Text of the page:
Those protests were driven mainly by Russia’s middle class, frustrated by its lack of prospects. After a decade of rapid income growth that boosted living standards, priorities shifted to such aspirations as better justice, education and health care that Mr Putin’s regime of crony state capitalism could not provide. . . . . The protests in Russia’s larger cities started to resonate with economic and social discontent in poorer provinces, and risked erupting into an open social conflict.
Russia’s annexation of Crimea arrested this trend. Alexei Navalny, a leader of the protests of 2011-12 who memorably named Mr Putin’s United Russia a party of crooks and thieves, says that the president has hijacked the political agenda by substituting imperial nationalism for building a modern state.
The Kremlin can ill afford a real military clash with the West, but it will claim any signs of Western weakness as victories. To demonstrate its strength, it is brandishing its nuclear arms and flexing its muscles all around NATO’s borders. Dmitri Trenin of the Carnegie Moscow Centre, a think-tank, says Mr Putin wants his nuclear threats taken seriously, and adds that the risk of nuclear war is greater than at any time since the 1962 Cuban missile crisis. But the immediate goal of such intimidation is to persuade the West to drop sanctions, which would be presented at home as a huge victory.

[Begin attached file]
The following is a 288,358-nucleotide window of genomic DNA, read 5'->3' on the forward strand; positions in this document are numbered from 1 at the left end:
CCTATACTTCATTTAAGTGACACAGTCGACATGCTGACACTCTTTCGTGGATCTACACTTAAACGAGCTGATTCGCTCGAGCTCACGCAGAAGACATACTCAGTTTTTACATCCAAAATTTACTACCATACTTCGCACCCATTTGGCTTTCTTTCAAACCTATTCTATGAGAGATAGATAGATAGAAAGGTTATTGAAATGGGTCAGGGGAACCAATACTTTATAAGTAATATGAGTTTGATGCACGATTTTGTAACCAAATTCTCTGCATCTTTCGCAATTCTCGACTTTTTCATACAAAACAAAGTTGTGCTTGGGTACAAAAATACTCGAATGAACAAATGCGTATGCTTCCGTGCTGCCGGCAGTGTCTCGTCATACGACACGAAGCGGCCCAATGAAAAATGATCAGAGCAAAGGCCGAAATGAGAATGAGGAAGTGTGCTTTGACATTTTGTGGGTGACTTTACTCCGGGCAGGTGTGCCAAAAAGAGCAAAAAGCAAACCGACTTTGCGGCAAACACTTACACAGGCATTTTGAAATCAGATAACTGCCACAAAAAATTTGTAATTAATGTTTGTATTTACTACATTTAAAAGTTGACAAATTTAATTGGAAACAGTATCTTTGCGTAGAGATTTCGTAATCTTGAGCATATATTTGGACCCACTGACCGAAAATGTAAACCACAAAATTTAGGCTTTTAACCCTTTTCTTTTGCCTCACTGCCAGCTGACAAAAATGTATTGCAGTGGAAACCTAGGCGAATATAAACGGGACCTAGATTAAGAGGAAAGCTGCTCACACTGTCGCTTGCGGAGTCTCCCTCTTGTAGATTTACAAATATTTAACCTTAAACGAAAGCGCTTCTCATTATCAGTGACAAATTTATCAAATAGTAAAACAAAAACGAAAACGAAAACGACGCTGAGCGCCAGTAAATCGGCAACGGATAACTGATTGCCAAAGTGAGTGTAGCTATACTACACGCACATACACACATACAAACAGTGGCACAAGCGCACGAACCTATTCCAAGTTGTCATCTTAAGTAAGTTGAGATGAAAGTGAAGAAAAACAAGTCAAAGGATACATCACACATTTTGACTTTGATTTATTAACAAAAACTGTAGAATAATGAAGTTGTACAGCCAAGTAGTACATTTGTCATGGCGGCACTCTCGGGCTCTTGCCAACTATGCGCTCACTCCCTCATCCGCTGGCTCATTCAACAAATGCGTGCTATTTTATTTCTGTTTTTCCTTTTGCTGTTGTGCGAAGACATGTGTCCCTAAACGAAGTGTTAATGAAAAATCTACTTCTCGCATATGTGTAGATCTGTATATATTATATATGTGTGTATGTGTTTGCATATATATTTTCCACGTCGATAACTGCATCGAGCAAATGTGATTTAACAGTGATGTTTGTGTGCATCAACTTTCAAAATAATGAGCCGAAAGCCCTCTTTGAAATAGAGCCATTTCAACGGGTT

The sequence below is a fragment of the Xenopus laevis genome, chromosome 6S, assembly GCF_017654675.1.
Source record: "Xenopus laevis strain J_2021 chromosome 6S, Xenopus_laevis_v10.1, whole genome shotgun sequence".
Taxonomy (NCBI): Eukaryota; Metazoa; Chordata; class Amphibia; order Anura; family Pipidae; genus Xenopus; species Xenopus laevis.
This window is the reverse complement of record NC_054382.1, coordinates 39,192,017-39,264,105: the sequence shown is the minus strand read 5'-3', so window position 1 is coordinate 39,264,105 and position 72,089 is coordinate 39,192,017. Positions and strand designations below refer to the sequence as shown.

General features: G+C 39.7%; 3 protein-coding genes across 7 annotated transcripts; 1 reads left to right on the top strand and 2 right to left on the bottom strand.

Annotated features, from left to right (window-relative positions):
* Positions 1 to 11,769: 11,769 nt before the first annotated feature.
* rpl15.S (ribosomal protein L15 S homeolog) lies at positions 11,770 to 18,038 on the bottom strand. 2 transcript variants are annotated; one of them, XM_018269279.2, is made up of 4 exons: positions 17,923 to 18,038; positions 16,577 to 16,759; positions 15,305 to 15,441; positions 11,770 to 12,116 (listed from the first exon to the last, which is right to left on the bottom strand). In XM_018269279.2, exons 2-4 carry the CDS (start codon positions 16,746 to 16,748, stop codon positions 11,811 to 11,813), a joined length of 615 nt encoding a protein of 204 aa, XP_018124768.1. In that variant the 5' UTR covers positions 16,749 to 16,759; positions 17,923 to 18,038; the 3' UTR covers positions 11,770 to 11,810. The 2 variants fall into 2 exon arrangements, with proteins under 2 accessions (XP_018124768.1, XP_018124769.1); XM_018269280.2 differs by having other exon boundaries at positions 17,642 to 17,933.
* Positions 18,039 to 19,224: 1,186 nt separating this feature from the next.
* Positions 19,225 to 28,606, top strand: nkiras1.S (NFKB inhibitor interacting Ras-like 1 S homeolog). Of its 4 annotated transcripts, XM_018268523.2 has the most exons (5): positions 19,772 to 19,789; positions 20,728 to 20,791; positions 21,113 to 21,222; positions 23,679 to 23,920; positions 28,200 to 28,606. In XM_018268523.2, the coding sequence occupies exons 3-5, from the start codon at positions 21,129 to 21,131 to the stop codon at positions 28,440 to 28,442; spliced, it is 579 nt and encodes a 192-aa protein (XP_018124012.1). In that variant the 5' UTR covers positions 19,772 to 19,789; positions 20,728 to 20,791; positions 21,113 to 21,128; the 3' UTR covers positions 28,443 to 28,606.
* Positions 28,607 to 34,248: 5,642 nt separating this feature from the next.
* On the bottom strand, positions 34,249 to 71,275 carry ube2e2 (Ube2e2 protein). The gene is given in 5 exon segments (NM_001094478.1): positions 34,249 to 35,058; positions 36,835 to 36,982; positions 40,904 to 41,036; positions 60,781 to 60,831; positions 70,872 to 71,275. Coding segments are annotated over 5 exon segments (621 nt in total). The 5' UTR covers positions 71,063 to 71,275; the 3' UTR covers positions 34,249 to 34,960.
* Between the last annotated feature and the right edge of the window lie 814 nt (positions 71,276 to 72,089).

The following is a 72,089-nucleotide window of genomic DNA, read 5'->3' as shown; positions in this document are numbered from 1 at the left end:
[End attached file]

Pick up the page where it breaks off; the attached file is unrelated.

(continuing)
Against this background a resolution of the Ukrainian crisis and de-escalation of tensions with the West would push the focus back onto economic and social problems, lowering Mr Putin’s ratings, just as happened after Russia’s war in Georgia in 2008. A continuation of the war in Ukraine and the stand-off with the West will keep his ratings up for longer. But while this may benefit Mr Putin, it risks leaving Russia isolated and economically stagnant.
Russia’s budget cuts are a good guide to Mr Putin’s priorities. The upkeep of the Kremlin and spending on the army and security services take 40% of the entire budget. But spending on health care and infrastructure has been reduced twice as much as spending on defence. Among other winners in the budget are the state media which spew out hatred and aggression.
[T]the mood could one day switch from an external enemy back to Mr Putin himself, not least because the image of America constructed by the Kremlin’s propaganda bears such a close resemblance to the reality of Russia.
The best thing for Russia would be the over throw of Putin - of an assassin's bullet providing the same end result. The man is a menace and the Russian people need to remove him one way or another. The ruin that Hitler brought to Germany could be like that which Putin could bring to Russia. The Russian people deserve much better than that.